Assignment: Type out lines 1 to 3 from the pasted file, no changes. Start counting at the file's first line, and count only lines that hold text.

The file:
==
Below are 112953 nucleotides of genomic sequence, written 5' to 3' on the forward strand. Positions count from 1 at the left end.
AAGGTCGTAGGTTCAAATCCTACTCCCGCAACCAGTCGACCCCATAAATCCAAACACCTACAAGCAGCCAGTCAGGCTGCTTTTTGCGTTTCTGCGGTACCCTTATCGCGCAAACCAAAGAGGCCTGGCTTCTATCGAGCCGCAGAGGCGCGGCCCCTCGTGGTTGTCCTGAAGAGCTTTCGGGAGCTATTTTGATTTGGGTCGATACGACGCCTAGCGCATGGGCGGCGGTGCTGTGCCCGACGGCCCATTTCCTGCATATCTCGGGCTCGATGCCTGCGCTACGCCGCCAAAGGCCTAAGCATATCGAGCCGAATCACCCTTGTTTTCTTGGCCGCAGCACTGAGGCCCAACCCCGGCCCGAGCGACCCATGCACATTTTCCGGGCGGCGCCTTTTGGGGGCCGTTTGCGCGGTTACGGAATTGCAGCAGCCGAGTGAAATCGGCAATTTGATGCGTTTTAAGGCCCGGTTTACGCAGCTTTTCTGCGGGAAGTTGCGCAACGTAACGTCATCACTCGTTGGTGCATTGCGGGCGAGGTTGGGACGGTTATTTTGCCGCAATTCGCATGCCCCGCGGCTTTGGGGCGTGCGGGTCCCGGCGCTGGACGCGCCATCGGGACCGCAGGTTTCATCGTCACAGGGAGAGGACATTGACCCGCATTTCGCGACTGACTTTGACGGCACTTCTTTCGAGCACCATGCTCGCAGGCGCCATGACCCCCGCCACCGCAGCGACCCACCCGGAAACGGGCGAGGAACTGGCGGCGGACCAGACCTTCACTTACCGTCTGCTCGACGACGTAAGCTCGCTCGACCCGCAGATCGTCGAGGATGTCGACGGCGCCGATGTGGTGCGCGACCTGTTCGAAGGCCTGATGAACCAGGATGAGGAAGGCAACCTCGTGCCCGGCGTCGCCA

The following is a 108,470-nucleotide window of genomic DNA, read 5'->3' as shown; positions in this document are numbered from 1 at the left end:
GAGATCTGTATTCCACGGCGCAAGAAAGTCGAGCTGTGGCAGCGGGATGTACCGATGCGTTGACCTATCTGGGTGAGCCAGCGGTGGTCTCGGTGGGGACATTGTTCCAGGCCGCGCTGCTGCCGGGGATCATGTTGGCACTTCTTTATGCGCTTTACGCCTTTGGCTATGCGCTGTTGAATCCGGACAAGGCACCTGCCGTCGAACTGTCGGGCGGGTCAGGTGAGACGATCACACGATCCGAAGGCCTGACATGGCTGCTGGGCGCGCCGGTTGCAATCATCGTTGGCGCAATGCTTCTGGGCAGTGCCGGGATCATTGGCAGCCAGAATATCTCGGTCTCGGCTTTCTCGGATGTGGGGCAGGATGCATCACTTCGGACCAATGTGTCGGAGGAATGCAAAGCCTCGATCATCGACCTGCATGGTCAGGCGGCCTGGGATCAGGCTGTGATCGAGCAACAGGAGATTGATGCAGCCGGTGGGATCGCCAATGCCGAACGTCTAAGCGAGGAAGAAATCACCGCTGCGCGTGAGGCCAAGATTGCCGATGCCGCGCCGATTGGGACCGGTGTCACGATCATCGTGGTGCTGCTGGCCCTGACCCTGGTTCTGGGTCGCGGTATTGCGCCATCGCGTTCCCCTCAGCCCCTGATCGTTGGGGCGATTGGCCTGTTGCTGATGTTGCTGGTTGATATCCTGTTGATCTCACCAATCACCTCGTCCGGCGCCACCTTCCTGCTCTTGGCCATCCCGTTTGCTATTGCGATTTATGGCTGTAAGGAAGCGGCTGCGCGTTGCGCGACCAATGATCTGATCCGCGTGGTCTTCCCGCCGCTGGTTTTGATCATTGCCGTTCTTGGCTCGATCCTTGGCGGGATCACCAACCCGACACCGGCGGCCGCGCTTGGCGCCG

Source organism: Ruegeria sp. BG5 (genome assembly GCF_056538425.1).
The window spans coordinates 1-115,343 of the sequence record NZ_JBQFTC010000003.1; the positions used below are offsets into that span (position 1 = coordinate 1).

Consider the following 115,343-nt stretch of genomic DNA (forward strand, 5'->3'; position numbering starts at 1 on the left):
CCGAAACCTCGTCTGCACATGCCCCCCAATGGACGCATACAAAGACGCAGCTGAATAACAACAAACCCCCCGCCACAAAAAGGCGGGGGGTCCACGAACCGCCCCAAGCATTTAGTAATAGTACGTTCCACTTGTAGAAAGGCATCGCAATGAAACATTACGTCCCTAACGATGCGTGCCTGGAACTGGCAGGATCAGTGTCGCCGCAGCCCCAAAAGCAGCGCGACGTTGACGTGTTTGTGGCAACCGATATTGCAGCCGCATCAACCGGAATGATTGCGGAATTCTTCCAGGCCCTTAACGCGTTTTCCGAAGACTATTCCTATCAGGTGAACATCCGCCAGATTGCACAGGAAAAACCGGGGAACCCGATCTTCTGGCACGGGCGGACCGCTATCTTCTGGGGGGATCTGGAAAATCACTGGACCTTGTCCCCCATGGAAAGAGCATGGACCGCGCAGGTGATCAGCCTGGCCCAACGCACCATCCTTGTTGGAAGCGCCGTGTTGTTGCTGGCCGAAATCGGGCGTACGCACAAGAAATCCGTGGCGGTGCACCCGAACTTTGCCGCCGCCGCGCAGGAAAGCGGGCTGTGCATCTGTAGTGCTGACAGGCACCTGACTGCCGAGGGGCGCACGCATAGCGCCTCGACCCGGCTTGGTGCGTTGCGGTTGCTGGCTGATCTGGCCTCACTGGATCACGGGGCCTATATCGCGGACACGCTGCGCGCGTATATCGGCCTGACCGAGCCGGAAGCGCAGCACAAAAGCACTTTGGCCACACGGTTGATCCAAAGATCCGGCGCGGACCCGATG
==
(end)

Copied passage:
Below are 112953 nucleotides of genomic sequence, written 5' to 3' on the forward strand. Positions count from 1 at the left end.
AAGGTCGTAGGTTCAAATCCTACTCCCGCAACCAGTCGACCCCATAAATCCAAACACCTACAAGCAGCCAGTCAGGCTGCTTTTTGCGTTTCTGCGGTACCCTTATCGCGCAAACCAAAGAGGCCTGGCTTCTATCGAGCCGCAGAGGCGCGGCCCCTCGTGGTTGTCCTGAAGAGCTTTCGGGAGCTATTTTGATTTGGGTCGATACGACGCCTAGCGCATGGGCGGCGGTGCTGTGCCCGACGGCCCATTTCCTGCATATCTCGGGCTCGATGCCTGCGCTACGCCGCCAAAGGCCTAAGCATATCGAGCCGAATCACCCTTGTTTTCTTGGCCGCAGCACTGAGGCCCAACCCCGGCCCGAGCGACCCATGCACATTTTCCGGGCGGCGCCTTTTGGGGGCCGTTTGCGCGGTTACGGAATTGCAGCAGCCGAGTGAAATCGGCAATTTGATGCGTTTTAAGGCCCGGTTTACGCAGCTTTTCTGCGGGAAGTTGCGCAACGTAACGTCATCACTCGTTGGTGCATTGCGGGCGAGGTTGGGACGGTTATTTTGCCGCAATTCGCATGCCCCGCGGCTTTGGGGCGTGCGGGTCCCGGCGCTGGACGCGCCATCGGGACCGCAGGTTTCATCGTCACAGGGAGAGGACATTGACCCGCATTTCGCGACTGACTTTGACGGCACTTCTTTCGAGCACCATGCTCGCAGGCGCCATGACCCCCGCCACCGCAGCGACCCACCCGGAAACGGGCGAGGAACTGGCGGCGGACCAGACCTTCACTTACCGTCTGCTCGACGACGTAAGCTCGCTCGACCCGCAGATCGTCGAGGATGTCGACGGCGCCGATGTGGTGCGCGACCTGTTCGAAGGCCTGATGAACCAGGATGAGGAAGGCAACCTCGTGCCCGGCGTCGCCA

The following is a 108,470-nucleotide window of genomic DNA, read 5'->3' as shown; positions in this document are numbered from 1 at the left end: